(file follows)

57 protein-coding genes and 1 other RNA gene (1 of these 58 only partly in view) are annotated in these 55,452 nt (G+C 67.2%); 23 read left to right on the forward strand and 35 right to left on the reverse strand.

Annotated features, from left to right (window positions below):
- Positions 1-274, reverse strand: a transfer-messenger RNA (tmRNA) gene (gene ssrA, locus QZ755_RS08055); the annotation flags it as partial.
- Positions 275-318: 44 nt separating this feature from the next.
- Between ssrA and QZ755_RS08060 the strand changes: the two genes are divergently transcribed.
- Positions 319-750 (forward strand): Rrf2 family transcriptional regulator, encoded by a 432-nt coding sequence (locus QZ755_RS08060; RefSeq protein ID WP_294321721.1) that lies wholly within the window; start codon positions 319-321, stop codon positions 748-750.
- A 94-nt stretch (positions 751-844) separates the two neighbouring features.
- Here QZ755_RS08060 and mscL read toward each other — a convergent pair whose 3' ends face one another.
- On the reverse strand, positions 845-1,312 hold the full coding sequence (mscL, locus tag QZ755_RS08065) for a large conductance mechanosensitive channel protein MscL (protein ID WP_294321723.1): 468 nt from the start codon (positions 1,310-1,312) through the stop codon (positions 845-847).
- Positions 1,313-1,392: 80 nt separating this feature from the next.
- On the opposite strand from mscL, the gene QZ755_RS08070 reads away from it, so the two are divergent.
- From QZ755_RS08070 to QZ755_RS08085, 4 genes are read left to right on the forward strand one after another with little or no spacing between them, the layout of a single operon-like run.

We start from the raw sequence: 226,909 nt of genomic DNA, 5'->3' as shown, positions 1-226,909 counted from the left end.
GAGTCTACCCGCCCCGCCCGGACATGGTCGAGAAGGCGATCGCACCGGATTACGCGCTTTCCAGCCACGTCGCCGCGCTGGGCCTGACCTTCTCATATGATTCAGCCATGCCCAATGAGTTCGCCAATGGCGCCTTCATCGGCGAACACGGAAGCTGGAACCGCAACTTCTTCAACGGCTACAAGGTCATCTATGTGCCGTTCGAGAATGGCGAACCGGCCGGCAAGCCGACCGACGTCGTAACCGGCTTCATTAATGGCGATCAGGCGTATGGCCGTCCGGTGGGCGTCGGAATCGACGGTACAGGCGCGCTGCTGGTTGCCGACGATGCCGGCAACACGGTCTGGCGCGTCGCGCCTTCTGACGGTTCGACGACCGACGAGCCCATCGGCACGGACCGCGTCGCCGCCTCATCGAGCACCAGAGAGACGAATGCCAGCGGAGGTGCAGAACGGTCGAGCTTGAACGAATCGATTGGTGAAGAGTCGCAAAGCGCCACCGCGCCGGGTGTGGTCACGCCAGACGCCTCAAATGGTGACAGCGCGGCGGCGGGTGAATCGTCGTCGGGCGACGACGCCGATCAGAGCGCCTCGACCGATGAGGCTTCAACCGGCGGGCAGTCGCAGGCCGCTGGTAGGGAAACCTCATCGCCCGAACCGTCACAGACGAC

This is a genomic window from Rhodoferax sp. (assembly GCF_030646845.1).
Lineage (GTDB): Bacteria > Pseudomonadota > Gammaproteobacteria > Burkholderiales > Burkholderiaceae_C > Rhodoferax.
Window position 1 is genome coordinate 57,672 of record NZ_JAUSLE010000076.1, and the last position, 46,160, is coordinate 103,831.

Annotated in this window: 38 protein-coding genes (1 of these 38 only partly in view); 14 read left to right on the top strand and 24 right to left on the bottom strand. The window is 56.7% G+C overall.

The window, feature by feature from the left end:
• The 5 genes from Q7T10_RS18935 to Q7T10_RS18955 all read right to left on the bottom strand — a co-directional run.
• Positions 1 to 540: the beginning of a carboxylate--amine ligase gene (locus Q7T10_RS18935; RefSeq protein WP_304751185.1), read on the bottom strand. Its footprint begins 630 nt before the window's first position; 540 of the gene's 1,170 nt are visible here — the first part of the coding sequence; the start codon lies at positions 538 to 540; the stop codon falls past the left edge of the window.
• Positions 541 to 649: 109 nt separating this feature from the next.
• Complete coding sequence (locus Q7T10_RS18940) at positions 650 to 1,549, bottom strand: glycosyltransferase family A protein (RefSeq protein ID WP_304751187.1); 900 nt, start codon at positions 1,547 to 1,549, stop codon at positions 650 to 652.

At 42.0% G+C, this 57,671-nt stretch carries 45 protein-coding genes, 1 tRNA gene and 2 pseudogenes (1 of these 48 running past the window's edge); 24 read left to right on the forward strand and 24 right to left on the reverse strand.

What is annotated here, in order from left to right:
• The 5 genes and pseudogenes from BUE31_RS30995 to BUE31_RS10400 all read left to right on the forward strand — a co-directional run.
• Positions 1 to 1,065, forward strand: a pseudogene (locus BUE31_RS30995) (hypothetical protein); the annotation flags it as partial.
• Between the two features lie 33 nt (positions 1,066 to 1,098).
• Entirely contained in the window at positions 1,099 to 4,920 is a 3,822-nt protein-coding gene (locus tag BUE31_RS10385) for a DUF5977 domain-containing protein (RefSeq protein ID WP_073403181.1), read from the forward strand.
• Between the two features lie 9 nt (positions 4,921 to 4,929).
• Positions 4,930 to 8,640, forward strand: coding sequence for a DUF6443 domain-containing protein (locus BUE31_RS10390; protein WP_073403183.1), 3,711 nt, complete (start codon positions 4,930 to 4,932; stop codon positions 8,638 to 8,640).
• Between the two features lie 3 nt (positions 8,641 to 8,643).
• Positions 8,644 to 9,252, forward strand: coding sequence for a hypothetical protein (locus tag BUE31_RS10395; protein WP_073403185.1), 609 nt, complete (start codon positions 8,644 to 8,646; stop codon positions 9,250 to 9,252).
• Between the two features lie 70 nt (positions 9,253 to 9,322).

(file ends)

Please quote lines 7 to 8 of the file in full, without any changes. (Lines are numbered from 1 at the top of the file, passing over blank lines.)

- A 94-nt stretch (positions 751-844) separates the two neighbouring features.
- Here QZ755_RS08060 and mscL read toward each other — a convergent pair whose 3' ends face one another.